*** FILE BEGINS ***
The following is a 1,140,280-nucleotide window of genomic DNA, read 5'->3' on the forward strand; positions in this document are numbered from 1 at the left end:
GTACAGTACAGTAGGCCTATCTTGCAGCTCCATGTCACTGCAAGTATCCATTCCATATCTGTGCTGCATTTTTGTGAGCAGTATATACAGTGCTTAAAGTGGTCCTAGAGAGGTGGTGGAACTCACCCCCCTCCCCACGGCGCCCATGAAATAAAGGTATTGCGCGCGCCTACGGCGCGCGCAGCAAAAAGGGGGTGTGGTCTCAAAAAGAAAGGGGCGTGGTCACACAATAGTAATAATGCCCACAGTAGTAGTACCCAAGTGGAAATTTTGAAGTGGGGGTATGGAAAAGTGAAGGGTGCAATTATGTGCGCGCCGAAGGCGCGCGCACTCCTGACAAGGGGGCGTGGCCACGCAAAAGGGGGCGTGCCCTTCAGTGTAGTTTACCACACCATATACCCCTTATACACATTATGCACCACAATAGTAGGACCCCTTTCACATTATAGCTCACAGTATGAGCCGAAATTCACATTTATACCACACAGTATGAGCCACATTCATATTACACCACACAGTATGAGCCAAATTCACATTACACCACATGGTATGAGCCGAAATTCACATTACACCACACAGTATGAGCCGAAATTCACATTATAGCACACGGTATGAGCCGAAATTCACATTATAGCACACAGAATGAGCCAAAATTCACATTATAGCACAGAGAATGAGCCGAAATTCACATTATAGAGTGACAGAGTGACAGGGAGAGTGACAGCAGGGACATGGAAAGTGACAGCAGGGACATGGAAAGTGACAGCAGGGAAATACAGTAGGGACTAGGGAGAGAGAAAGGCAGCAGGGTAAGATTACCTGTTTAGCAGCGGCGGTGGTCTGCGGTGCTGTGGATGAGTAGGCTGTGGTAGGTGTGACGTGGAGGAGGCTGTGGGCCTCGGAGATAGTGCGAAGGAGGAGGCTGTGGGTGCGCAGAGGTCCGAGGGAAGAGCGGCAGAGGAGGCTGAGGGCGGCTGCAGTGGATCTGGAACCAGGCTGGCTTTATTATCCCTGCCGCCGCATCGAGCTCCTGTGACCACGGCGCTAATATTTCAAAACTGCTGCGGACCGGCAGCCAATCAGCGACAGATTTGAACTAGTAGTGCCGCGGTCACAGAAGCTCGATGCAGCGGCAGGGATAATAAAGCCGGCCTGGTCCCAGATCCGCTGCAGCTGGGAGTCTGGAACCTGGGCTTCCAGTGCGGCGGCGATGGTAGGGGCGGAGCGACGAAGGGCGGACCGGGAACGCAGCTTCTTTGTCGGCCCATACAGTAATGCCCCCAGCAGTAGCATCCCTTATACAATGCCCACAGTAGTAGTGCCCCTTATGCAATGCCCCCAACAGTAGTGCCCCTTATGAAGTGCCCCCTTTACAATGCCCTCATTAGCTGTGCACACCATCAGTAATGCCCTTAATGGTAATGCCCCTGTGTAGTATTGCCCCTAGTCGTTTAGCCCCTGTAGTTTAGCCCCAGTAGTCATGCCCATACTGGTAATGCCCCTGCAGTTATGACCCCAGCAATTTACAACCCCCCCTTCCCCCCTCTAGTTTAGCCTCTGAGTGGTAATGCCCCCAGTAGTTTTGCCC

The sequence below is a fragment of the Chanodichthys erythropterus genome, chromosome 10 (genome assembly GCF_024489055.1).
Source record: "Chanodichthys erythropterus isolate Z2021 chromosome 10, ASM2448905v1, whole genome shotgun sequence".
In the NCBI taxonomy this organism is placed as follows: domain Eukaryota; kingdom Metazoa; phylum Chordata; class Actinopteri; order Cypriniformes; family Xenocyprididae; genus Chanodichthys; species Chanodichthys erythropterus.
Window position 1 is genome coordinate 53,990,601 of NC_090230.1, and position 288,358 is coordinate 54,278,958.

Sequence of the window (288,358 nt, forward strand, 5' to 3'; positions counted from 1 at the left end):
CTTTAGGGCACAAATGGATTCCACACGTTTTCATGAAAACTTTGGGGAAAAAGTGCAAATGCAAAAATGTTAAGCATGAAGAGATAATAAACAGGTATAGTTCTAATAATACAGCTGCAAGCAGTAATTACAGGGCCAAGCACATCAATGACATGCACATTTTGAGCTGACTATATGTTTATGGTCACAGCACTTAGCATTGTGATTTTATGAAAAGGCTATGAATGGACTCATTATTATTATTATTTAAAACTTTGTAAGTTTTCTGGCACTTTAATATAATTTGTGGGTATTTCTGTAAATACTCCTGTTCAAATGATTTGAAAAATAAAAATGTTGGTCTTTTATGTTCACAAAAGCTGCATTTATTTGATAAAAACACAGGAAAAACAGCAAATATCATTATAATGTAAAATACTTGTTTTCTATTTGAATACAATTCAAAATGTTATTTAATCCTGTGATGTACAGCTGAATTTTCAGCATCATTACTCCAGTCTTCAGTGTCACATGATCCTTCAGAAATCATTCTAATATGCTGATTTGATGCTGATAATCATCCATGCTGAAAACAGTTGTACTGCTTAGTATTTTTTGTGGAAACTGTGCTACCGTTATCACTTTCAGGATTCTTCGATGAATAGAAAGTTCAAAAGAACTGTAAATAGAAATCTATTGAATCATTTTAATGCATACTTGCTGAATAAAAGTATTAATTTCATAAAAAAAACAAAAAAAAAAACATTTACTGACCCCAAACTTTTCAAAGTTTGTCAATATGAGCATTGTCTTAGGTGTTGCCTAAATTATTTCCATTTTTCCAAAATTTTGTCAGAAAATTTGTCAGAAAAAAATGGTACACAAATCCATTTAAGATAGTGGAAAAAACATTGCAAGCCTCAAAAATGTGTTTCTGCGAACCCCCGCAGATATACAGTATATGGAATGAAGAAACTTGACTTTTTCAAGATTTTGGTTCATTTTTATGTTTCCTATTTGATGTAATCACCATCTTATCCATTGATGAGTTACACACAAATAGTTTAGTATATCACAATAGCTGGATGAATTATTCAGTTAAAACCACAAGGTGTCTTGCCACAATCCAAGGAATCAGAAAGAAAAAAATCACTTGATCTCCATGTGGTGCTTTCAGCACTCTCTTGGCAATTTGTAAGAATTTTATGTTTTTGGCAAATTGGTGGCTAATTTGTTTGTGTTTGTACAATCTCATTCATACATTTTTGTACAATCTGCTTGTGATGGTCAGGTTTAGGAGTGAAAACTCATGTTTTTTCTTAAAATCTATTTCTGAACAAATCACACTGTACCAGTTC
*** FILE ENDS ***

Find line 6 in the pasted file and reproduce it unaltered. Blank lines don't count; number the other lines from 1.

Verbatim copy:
Window position 1 is genome coordinate 53,990,601 of NC_090230.1, and position 288,358 is coordinate 54,278,958.